Neal Allen MAREK et al., Petitioners and Respondents, v. BOARD OF PODIATRIC MEDICINE, etc., Respondent and Appellant.
The Board of Podiatric Medicine, Medical Board of California, Department of Consumer Affairs (the California Board) appeals from a judgment granting a writ of administrative mandamus (Code Civ.Proc., § 1094.5) brought by Dr. Neal Allen Marek and Dr. Robert G. Basinger (petitioners). Petitioners had successfully challenged in the superior court the California Board's disciplinary order, which had revoked the license of each doctor but stayed revocation and placed each on probation for a three-year period upon specified terms and conditions.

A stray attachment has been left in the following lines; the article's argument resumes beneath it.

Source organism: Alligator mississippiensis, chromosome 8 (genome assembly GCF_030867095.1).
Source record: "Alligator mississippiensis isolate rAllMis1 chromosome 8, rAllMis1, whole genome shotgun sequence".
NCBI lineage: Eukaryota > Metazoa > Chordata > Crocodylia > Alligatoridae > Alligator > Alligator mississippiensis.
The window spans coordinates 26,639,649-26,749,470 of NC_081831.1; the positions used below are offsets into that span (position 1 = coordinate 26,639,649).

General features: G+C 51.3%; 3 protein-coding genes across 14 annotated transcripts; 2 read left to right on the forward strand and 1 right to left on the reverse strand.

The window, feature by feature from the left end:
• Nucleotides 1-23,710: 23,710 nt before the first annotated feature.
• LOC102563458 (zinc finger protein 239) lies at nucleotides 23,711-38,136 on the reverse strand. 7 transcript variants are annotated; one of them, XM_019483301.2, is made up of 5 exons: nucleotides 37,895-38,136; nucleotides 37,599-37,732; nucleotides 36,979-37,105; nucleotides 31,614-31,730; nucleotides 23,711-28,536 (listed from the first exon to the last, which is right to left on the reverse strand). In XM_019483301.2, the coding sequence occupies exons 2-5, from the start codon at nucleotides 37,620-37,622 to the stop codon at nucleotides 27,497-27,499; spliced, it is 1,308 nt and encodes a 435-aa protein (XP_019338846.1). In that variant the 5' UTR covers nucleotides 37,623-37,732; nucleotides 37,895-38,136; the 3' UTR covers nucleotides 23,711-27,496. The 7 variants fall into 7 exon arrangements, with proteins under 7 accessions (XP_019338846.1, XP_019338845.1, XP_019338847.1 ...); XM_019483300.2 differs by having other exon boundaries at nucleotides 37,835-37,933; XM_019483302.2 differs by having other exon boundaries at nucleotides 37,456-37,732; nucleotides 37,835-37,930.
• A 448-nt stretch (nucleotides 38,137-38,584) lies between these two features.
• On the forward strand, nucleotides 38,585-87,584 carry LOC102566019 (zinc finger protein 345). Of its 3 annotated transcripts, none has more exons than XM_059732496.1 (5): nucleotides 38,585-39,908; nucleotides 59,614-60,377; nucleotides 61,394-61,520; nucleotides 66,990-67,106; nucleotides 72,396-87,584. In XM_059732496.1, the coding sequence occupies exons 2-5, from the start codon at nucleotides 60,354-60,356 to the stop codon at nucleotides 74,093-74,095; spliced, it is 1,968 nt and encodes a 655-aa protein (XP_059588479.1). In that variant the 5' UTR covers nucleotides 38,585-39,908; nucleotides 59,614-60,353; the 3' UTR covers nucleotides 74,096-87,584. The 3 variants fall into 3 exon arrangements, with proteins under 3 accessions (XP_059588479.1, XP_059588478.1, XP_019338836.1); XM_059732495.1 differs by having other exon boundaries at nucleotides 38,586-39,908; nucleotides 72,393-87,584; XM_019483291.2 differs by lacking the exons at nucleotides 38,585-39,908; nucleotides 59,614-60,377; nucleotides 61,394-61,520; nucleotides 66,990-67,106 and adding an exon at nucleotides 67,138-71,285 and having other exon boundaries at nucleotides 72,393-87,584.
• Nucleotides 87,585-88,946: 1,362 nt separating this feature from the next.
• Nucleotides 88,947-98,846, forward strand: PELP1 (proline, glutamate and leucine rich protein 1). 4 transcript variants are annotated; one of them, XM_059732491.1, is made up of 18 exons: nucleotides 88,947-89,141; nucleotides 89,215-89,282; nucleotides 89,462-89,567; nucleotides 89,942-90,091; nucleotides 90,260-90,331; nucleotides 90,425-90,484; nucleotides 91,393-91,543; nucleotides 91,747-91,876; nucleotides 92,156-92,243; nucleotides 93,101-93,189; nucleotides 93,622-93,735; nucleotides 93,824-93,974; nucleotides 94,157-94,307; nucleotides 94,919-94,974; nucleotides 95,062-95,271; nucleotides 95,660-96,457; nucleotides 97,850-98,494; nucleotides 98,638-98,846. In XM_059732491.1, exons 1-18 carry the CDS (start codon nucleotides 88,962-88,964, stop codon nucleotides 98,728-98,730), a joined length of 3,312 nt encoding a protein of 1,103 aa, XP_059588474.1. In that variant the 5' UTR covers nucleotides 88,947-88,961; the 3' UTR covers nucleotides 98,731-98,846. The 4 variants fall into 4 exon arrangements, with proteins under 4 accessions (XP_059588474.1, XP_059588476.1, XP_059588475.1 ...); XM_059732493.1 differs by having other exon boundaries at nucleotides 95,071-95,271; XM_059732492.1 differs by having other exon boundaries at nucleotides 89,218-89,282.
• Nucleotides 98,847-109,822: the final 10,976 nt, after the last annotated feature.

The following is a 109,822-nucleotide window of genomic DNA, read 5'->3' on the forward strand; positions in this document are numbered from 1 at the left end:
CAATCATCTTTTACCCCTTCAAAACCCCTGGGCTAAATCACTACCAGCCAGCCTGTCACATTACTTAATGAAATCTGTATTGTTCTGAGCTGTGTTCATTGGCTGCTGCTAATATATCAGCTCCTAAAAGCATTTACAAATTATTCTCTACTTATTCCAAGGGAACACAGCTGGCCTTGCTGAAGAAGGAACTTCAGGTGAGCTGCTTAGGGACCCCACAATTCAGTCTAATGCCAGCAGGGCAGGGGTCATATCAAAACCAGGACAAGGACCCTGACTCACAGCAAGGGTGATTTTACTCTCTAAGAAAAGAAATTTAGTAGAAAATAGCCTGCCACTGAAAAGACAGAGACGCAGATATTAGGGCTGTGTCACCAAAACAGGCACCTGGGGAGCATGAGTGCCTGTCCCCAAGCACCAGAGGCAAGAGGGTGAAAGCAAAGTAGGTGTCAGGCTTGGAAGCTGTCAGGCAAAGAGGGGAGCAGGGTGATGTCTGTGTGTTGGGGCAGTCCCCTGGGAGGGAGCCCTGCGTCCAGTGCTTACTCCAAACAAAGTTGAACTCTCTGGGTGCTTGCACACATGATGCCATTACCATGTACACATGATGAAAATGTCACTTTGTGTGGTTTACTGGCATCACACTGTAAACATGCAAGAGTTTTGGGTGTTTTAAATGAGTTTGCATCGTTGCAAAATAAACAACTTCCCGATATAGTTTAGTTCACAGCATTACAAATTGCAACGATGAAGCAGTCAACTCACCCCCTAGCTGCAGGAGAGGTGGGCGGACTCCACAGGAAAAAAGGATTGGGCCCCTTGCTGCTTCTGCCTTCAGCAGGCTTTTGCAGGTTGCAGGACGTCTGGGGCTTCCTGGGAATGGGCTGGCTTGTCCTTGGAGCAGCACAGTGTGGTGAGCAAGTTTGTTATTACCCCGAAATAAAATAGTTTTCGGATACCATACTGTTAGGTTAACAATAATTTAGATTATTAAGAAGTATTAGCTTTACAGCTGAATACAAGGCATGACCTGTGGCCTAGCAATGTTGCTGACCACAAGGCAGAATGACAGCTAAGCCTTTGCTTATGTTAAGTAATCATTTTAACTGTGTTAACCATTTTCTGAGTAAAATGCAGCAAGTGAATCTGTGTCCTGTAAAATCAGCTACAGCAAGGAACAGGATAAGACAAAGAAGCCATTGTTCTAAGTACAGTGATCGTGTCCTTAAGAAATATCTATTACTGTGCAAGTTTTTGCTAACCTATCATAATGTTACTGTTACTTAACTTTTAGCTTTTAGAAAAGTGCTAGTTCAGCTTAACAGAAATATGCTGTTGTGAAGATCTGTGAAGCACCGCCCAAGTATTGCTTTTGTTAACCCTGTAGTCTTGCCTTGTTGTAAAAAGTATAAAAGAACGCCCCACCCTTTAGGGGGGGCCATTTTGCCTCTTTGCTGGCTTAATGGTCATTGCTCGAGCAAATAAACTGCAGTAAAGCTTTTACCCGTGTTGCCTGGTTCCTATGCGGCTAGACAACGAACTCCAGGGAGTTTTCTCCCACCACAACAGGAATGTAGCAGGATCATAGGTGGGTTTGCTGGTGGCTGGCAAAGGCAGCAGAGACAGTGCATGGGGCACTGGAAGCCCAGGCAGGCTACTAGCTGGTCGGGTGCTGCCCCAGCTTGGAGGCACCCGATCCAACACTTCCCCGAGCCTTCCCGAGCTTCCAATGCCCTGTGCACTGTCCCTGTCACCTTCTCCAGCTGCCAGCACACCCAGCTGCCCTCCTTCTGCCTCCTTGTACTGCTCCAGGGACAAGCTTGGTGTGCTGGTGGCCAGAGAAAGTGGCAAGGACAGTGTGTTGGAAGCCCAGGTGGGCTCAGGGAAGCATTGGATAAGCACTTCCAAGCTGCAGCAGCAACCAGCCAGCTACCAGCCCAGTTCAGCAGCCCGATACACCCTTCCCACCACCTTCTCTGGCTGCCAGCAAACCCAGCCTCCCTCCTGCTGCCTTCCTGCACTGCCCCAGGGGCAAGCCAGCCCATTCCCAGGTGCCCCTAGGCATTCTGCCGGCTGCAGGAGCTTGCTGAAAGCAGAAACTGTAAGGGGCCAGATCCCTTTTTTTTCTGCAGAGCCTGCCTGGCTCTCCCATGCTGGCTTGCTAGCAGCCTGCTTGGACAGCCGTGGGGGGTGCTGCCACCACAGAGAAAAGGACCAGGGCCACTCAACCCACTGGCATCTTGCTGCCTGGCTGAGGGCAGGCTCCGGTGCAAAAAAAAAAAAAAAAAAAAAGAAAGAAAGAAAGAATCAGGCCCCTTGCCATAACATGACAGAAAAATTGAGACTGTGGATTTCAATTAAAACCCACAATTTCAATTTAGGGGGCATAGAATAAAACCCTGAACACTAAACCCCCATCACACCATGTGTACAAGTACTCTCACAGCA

Petitioners had previously entered into a consent decree in Nevada, pursuant to which, and by petitioners' express agreement, the Nevada State Board of Podiatry (Nevada Board) issued an order which revoked petitioners' licenses to practice and placed them on three years' probation upon certain terms and conditions. In the consent decree, petitioners made no admission of wrongdoing, and the Nevada Board imposed discipline solely pursuant to petitioners' consent, without formally presenting evidence. The principal issue in this case is whether, pursuant to Business and ProfessionsCode section 2305,1 the Nevada Board's order, issued without admissions or the formal taking of evidence, forms a permissible basis for the California Board to impose discipline upon petitioners regarding their California podiatric licenses. Because we find that section 2305 requires only that the California Board determine that disciplinary action by another state as to a license to practice medicine issued by that other state had occurred and that the California Board need not take evidence on or establish the factual predicate for that other state's disciplinary action, a full and fair hearing as required by due process occurred as to the limited factual question of whether discipline was imposed by another state. The judgment granting the petition for writ of mandate is therefore reversed.